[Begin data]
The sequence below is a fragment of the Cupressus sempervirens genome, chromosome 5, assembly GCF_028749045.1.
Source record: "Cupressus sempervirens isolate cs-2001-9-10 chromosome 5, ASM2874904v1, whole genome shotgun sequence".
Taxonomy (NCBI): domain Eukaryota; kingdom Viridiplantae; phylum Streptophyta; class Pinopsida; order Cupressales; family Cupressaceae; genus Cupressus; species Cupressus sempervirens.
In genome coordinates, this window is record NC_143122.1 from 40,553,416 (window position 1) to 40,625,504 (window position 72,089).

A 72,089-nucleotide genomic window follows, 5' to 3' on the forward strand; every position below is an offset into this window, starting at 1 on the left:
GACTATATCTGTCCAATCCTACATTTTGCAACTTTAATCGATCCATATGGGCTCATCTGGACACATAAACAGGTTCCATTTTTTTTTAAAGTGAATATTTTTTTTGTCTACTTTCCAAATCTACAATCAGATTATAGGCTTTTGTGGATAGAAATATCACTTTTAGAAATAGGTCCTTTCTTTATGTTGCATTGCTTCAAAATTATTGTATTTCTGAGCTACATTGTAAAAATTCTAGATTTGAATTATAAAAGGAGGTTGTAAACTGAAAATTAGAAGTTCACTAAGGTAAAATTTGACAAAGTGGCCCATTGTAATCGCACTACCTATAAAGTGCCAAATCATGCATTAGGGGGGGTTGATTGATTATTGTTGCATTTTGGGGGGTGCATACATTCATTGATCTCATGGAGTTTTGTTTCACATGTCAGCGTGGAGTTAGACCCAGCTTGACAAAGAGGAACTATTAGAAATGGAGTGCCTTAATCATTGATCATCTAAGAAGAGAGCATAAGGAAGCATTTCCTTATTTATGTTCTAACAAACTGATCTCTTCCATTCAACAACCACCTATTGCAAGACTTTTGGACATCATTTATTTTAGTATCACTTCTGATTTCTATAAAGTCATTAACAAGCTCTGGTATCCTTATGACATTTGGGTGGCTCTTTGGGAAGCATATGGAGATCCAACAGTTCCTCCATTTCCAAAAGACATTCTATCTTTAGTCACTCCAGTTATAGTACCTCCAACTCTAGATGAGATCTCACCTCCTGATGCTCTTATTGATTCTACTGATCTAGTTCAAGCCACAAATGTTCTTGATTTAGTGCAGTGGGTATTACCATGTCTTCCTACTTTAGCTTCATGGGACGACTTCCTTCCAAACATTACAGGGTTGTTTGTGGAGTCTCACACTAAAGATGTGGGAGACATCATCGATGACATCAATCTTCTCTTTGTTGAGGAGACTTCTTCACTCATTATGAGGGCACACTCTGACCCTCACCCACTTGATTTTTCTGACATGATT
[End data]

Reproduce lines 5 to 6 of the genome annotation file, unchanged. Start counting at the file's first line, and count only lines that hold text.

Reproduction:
A 72,089-nucleotide genomic window follows, 5' to 3' on the forward strand; every position below is an offset into this window, starting at 1 on the left:
GACTATATCTGTCCAATCCTACATTTTGCAACTTTAATCGATCCATATGGGCTCATCTGGACACATAAACAGGTTCCATTTTTTTTTAAAGTGAATATTTTTTTTGTCTACTTTCCAAATCTACAATCAGATTATAGGCTTTTGTGGATAGAAATATCACTTTTAGAAATAGGTCCTTTCTTTATGTTGCATTGCTTCAAAATTATTGTATTTCTGAGCTACATTGTAAAAATTCTAGATTTGAATTATAAAAGGAGGTTGTAAACTGAAAATTAGAAGTTCACTAAGGTAAAATTTGACAAAGTGGCCCATTGTAATCGCACTACCTATAAAGTGCCAAATCATGCATTAGGGGGGGTTGATTGATTATTGTTGCATTTTGGGGGGTGCATACATTCATTGATCTCATGGAGTTTTGTTTCACATGTCAGCGTGGAGTTAGACCCAGCTTGACAAAGAGGAACTATTAGAAATGGAGTGCCTTAATCATTGATCATCTAAGAAGAGAGCATAAGGAAGCATTTCCTTATTTATGTTCTAACAAACTGATCTCTTCCATTCAACAACCACCTATTGCAAGACTTTTGGACATCATTTATTTTAGTATCACTTCTGATTTCTATAAAGTCATTAACAAGCTCTGGTATCCTTATGACATTTGGGTGGCTCTTTGGGAAGCATATGGAGATCCAACAGTTCCTCCATTTCCAAAAGACATTCTATCTTTAGTCACTCCAGTTATAGTACCTCCAACTCTAGATGAGATCTCACCTCCTGATGCTCTTATTGATTCTACTGATCTAGTTCAAGCCACAAATGTTCTTGATTTAGTGCAGTGGGTATTACCATGTCTTCCTACTTTAGCTTCATGGGACGACTTCCTTCCAAACATTACAGGGTTGTTTGTGGAGTCTCACACTAAAGATGTGGGAGACATCATCGATGACATCAATCTTCTCTTTGTTGAGGAGACTTCTTCACTCATTATGAGGGCACACTCTGACCCTCACCCACTTGATTTTTCTGACATGATT